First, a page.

Lose the Cape

By Steven D. Vold, MD, Chief Medical Editor

In the 2004 animated movie The Incredibles, the government bans superheroes and finds them average jobs and lives. Bob Parr, a father of three who once fought crime as Mr. Incredible, sits at a desk in an insurance company. Frustrated with his mundane life, he is quick to accept a chance to secretly use his superpowers. Unfortunately, his costume is the worse for wear, so he seeks out fashion designer Edna Hogenson—former outfitter of superheroes—to repair it. Instead, she creates an entirely new suit for him, but a point on which they disagree is the cape. Mr. Incredible wants one, but Mrs. Hogenson says no. In support of her argument, she shows a series of film clips in which superheroes’ capes led to their demise. In one example, the cape and then the hero are sucked into a jet engine.

My reason for siding with Mrs. Hogenson is different. I would argue that people do not need the flash of a cape to be amazing. Secretly incredible people do not need to seek accolades, start an organization, purchase expensive equipment, or develop an organizational mission statement. They focus on doing incredible things, not on who will get the credit for those things.1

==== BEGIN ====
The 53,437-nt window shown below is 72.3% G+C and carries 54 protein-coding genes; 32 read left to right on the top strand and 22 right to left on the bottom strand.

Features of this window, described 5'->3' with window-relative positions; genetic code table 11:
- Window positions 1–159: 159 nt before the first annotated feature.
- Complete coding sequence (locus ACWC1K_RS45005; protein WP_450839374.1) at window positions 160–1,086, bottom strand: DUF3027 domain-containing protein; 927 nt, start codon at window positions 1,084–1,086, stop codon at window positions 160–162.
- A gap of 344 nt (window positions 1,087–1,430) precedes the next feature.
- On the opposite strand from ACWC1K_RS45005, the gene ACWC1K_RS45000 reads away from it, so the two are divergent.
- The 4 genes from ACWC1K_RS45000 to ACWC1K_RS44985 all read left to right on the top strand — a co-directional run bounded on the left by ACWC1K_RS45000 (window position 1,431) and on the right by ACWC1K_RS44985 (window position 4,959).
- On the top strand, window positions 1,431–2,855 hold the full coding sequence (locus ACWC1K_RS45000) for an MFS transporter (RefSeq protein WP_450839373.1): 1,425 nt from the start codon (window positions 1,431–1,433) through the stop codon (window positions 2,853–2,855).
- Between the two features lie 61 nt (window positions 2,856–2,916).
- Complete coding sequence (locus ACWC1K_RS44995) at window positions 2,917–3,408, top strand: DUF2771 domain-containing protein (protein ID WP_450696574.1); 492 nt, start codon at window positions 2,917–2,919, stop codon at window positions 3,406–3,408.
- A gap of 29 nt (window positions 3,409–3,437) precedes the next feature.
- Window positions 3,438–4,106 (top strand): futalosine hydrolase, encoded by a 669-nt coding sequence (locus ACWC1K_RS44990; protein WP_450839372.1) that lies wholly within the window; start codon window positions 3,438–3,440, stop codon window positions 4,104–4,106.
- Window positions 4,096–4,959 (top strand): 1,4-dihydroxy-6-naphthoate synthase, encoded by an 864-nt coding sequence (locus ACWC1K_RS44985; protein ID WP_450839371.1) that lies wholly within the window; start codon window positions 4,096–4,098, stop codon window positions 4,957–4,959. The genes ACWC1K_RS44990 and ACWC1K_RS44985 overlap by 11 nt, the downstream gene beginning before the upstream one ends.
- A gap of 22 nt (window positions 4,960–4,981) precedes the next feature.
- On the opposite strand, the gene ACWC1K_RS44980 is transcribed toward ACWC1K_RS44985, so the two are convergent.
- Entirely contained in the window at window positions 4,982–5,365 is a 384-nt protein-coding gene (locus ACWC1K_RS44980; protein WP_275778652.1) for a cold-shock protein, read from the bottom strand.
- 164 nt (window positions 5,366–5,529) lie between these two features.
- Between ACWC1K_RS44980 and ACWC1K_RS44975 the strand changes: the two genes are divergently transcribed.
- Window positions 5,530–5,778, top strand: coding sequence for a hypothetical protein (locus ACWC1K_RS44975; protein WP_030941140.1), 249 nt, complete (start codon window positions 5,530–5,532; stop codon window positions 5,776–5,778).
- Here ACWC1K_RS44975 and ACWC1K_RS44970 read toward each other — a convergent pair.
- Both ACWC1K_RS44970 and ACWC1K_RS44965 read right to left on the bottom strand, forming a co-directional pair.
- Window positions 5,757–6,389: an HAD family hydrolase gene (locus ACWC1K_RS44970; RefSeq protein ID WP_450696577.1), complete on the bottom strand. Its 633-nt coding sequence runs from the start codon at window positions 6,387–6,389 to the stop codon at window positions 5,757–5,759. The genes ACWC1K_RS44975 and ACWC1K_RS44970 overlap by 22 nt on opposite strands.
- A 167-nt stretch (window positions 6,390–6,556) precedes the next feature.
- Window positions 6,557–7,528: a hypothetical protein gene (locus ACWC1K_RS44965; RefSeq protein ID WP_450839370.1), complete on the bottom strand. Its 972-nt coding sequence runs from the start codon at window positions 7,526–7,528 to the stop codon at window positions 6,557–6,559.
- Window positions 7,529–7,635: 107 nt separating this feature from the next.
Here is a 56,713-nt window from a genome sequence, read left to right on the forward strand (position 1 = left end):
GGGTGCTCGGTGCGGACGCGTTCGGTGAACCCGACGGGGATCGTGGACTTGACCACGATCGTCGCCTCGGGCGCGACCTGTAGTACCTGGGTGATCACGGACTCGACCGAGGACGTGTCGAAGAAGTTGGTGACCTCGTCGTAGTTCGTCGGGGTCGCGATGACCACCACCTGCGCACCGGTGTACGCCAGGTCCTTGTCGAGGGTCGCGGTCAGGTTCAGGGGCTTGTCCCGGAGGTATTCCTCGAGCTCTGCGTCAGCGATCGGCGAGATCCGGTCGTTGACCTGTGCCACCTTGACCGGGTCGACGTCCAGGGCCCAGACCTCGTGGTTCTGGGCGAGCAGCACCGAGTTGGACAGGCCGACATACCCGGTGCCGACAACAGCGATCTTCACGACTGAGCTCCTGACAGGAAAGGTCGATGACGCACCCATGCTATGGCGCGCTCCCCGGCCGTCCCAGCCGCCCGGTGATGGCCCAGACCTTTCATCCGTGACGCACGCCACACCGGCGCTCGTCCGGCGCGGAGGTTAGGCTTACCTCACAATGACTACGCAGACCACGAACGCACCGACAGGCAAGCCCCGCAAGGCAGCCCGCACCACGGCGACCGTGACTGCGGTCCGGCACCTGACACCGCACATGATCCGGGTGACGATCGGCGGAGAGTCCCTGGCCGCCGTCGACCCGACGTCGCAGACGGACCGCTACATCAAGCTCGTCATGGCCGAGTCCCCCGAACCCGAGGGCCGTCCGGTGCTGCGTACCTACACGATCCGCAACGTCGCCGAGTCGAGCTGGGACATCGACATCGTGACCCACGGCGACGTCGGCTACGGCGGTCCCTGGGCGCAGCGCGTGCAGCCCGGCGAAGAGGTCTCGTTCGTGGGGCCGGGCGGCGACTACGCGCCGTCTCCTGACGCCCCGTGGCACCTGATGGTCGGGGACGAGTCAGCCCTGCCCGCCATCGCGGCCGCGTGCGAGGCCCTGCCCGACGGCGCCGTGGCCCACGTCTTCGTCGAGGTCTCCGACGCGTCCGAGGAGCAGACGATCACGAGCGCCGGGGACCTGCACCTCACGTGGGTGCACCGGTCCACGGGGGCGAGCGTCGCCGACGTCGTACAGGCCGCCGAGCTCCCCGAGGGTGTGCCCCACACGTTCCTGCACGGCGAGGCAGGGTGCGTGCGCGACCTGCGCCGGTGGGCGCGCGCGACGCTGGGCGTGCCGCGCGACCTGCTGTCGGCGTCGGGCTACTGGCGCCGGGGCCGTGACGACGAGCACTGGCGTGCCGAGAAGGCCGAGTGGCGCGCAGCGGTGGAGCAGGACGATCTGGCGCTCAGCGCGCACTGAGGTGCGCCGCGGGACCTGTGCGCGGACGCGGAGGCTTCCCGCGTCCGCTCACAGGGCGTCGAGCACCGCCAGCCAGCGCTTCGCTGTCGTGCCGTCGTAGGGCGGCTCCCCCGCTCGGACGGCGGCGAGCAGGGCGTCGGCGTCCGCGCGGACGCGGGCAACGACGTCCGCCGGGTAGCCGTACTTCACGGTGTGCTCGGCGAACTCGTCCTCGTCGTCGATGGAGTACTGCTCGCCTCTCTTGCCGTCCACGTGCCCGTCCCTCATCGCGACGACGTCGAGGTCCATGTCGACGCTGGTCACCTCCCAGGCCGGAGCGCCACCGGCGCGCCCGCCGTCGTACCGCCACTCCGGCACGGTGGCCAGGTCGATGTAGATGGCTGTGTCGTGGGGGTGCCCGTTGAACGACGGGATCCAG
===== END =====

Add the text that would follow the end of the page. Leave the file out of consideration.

In words generally attributed to Mother Teresa but actually from a collection of sayings, “People are illogical, unreasonable, and self-centered. Love them anyway. If you do good, people will accuse you of selfish ulterior motives. Do good anyway. If you are successful, you win false friends and true enemies. Succeed anyway. The good you do today will be forgotten tomorrow. Do good anyway. Honesty and frankness make you vulnerable. Be honest and frank anyway. The biggest men with the biggest ideas can be shot down by the smallest men with the smallest minds. Think big anyway. People favor underdogs but follow only top dogs. Fight for a few underdogs anyway. What you spend years building may be destroyed overnight. Build anyway. People really need help but may attack you if you do help them. Help people anyway. Give the world the best you have, and you’ll get kicked in the teeth. Give the world the best you have anyway.”2

My parents taught me that anyone can make a dollar but that few people ultimately make much of a difference in the world. Like so many of my colleagues, I entered medicine because I wanted to positively affect the lives of others. With that in mind, I would suggest that it is worthwhile to pause periodically to evaluate if our focus is on being incredible or on being perceived as such. In other words, let’s live like superheroes but lose the cape. n

Steven D. Vold, MD
Chief Medical Editor

Tags: Health Care

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